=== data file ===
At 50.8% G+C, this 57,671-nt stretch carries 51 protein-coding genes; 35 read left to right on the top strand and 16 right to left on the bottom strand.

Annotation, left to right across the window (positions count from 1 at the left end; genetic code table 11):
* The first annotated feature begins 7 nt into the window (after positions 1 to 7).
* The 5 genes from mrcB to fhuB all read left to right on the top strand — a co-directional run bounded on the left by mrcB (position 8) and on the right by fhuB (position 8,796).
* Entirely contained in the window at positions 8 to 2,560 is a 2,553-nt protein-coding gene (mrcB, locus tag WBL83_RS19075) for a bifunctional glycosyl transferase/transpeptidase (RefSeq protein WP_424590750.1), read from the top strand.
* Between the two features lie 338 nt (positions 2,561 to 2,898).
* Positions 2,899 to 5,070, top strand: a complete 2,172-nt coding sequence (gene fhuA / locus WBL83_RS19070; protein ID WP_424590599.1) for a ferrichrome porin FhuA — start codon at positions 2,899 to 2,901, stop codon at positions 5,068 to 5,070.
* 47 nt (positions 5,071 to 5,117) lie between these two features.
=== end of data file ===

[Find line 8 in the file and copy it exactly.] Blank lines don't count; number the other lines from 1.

* 47 nt (positions 5,071 to 5,117) lie between these two features.